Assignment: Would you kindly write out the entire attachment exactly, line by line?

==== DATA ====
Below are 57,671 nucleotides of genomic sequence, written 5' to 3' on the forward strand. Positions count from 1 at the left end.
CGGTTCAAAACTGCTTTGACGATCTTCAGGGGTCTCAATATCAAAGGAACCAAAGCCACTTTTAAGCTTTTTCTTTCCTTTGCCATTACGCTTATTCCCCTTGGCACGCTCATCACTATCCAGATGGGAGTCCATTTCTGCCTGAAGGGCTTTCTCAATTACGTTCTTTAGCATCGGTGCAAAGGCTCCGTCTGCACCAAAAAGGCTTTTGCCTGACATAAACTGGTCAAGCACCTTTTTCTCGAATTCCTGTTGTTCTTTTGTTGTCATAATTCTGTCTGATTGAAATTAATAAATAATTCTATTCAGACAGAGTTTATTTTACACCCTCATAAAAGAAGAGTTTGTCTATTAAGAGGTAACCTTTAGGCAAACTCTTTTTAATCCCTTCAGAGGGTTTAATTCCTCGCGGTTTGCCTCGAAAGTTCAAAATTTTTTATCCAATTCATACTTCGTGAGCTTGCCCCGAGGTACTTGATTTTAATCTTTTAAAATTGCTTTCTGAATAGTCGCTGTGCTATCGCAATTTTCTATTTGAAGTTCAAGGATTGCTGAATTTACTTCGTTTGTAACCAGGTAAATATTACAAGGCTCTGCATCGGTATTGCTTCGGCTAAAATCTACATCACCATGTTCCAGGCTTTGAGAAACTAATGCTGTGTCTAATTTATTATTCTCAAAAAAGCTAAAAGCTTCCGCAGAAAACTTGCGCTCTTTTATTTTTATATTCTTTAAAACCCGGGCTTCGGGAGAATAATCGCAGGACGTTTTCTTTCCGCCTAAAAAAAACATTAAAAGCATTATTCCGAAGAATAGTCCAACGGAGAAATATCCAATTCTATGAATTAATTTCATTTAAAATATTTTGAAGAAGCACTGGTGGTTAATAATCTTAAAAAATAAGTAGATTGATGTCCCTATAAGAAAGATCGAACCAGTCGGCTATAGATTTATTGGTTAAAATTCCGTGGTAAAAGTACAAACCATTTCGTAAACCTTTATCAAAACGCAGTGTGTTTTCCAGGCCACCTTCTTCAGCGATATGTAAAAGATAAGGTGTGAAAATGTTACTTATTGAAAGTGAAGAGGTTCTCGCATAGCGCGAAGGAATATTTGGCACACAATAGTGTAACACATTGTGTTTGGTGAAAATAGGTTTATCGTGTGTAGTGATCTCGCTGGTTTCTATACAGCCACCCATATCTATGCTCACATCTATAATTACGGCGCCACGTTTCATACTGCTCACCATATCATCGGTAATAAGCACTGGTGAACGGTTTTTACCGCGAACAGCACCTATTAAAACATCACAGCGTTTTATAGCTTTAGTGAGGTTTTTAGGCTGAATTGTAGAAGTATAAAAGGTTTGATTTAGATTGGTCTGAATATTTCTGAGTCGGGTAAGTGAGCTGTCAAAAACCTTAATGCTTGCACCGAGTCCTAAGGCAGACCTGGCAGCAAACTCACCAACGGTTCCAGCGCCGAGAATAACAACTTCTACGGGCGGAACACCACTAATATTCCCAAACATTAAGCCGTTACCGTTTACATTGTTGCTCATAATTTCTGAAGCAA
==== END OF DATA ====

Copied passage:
Below are 57,671 nucleotides of genomic sequence, written 5' to 3' on the forward strand. Positions count from 1 at the left end.
CGGTTCAAAACTGCTTTGACGATCTTCAGGGGTCTCAATATCAAAGGAACCAAAGCCACTTTTAAGCTTTTTCTTTCCTTTGCCATTACGCTTATTCCCCTTGGCACGCTCATCACTATCCAGATGGGAGTCCATTTCTGCCTGAAGGGCTTTCTCAATTACGTTCTTTAGCATCGGTGCAAAGGCTCCGTCTGCACCAAAAAGGCTTTTGCCTGACATAAACTGGTCAAGCACCTTTTTCTCGAATTCCTGTTGTTCTTTTGTTGTCATAATTCTGTCTGATTGAAATTAATAAATAATTCTATTCAGACAGAGTTTATTTTACACCCTCATAAAAGAAGAGTTTGTCTATTAAGAGGTAACCTTTAGGCAAACTCTTTTTAATCCCTTCAGAGGGTTTAATTCCTCGCGGTTTGCCTCGAAAGTTCAAAATTTTTTATCCAATTCATACTTCGTGAGCTTGCCCCGAGGTACTTGATTTTAATCTTTTAAAATTGCTTTCTGAATAGTCGCTGTGCTATCGCAATTTTCTATTTGAAGTTCAAGGATTGCTGAATTTACTTCGTTTGTAACCAGGTAAATATTACAAGGCTCTGCATCGGTATTGCTTCGGCTAAAATCTACATCACCATGTTCCAGGCTTTGAGAAACTAATGCTGTGTCTAATTTATTATTCTCAAAAAAGCTAAAAGCTTCCGCAGAAAACTTGCGCTCTTTTATTTTTATATTCTTTAAAACCCGGGCTTCGGGAGAATAATCGCAGGACGTTTTCTTTCCGCCTAAAAAAAACATTAAAAGCATTATTCCGAAGAATAGTCCAACGGAGAAATATCCAATTCTATGAATTAATTTCATTTAAAATATTTTGAAGAAGCACTGGTGGTTAATAATCTTAAAAAATAAGTAGATTGATGTCCCTATAAGAAAGATCGAACCAGTCGGCTATAGATTTATTGGTTAAAATTCCGTGGTAAAAGTACAAACCATTTCGTAAACCTTTATCAAAACGCAGTGTGTTTTCCAGGCCACCTTCTTCAGCGATATGTAAAAGATAAGGTGTGAAAATGTTACTTATTGAAAGTGAAGAGGTTCTCGCATAGCGCGAAGGAATATTTGGCACACAATAGTGTAACACATTGTGTTTGGTGAAAATAGGTTTATCGTGTGTAGTGATCTCGCTGGTTTCTATACAGCCACCCATATCTATGCTCACATCTATAATTACGGCGCCACGTTTCATACTGCTCACCATATCATCGGTAATAAGCACTGGTGAACGGTTTTTACCGCGAACAGCACCTATTAAAACATCACAGCGTTTTATAGCTTTAGTGAGGTTTTTAGGCTGAATTGTAGAAGTATAAAAGGTTTGATTTAGATTGGTCTGAATATTTCTGAGTCGGGTAAGTGAGCTGTCAAAAACCTTAATGCTTGCACCGAGTCCTAAGGCAGACCTGGCAGCAAACTCACCAACGGTTCCAGCGCCGAGAATAACAACTTCTACGGGCGGAACACCACTAATATTCCCAAACATTAAGCCGTTACCGTTTACATTGTTGCTCATAATTTCTGAAGCAA